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It’s remarkable to think that a man who starred in the worst film ever made, The Notebook, could appear on this list. Since the offence in 2004, Gosling starred in films such as Half Nelson (2006) and Blue Valentine (2010). He didn’t truly come to my attention until 2011, when he assumed the role of ‘The Driver’ in Nicolas Winding Refn’s Drive. His performance, like the film, wasn’t the most layered, but he certainly excelled in producing a steely aura and being just so incredibly cool.

The great thing about Drive was that it signalled Gosling’s encroachment onto the edgy, independent area of cinema. It was also hopefully going to be the first instalment in a cinematic collaboration between him and Danish director Refn. Those hopes were confirmed when images of Only God Forgives surfaced, showing Gosling with a badly beaten up face.

3 – Nicolas Cage

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He’s by no means a new kid on the block, quite the contrary, he’s becoming a rather venerable member of Hollywood. Since his emergence in the mid to late eighties, Nic Cage has appeared in approximately two million films.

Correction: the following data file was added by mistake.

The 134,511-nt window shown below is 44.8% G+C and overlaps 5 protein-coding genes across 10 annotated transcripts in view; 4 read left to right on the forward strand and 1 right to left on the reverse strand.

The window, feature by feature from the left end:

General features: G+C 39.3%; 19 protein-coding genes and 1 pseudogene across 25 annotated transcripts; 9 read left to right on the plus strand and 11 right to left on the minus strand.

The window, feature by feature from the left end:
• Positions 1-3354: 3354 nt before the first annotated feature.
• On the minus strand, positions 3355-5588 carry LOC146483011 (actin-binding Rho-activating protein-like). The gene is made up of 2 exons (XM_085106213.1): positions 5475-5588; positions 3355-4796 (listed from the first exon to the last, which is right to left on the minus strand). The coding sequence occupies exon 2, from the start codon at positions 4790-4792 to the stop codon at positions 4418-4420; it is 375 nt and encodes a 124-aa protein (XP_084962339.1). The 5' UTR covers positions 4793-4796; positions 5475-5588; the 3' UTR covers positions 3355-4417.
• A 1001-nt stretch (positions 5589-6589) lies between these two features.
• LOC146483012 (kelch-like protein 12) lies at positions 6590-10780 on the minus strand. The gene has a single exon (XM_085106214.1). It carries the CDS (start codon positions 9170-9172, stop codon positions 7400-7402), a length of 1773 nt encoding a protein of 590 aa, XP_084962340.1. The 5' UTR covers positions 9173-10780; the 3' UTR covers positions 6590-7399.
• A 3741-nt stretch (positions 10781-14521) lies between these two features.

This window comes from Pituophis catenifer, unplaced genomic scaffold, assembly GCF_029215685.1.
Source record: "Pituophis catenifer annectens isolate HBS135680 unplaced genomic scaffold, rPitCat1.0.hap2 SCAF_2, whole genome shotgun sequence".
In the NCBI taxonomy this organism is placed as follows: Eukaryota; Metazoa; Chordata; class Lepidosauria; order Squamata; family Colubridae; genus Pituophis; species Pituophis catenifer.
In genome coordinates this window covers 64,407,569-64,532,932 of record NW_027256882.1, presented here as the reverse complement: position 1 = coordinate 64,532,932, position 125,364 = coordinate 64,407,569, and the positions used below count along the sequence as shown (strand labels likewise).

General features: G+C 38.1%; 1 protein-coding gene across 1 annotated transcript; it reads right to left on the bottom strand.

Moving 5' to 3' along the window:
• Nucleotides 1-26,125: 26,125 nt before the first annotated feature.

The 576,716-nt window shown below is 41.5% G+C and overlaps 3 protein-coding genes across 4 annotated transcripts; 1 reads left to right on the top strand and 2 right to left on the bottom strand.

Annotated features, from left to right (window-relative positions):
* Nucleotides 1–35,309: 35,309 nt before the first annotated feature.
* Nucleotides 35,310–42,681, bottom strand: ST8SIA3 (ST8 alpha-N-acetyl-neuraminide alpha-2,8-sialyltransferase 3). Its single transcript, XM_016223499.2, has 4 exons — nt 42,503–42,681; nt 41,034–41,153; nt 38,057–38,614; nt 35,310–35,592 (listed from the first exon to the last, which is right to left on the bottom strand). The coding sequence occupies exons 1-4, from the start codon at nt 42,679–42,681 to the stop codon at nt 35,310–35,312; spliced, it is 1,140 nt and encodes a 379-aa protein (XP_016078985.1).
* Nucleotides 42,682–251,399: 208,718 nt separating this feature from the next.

Some may be surprised by his inclusion, his role decisions are becoming increasingly questionable, but I really like Cage, he’s idiosyncratic in more ways than one. Firstly, as Mark Kermode once rather rudely pointed out, he certainly doesn’t have leading man looks, and his hair is very, very strange. He is also famously capable of delivering unhinged performances, performances which can only be described as ‘Cagesque’. Among the finest examples in the ‘Cagesque’ oeuvre are ‘Vampire’s Kiss’ (1988), ‘Bad Lieutenant’ (2010), ‘Deadfall’ (1993), ‘Face/Off’ (1997) and ‘Matchstick Men’ (2003). It’s this combination of unconventional looks and persona that make him a favourite of mine.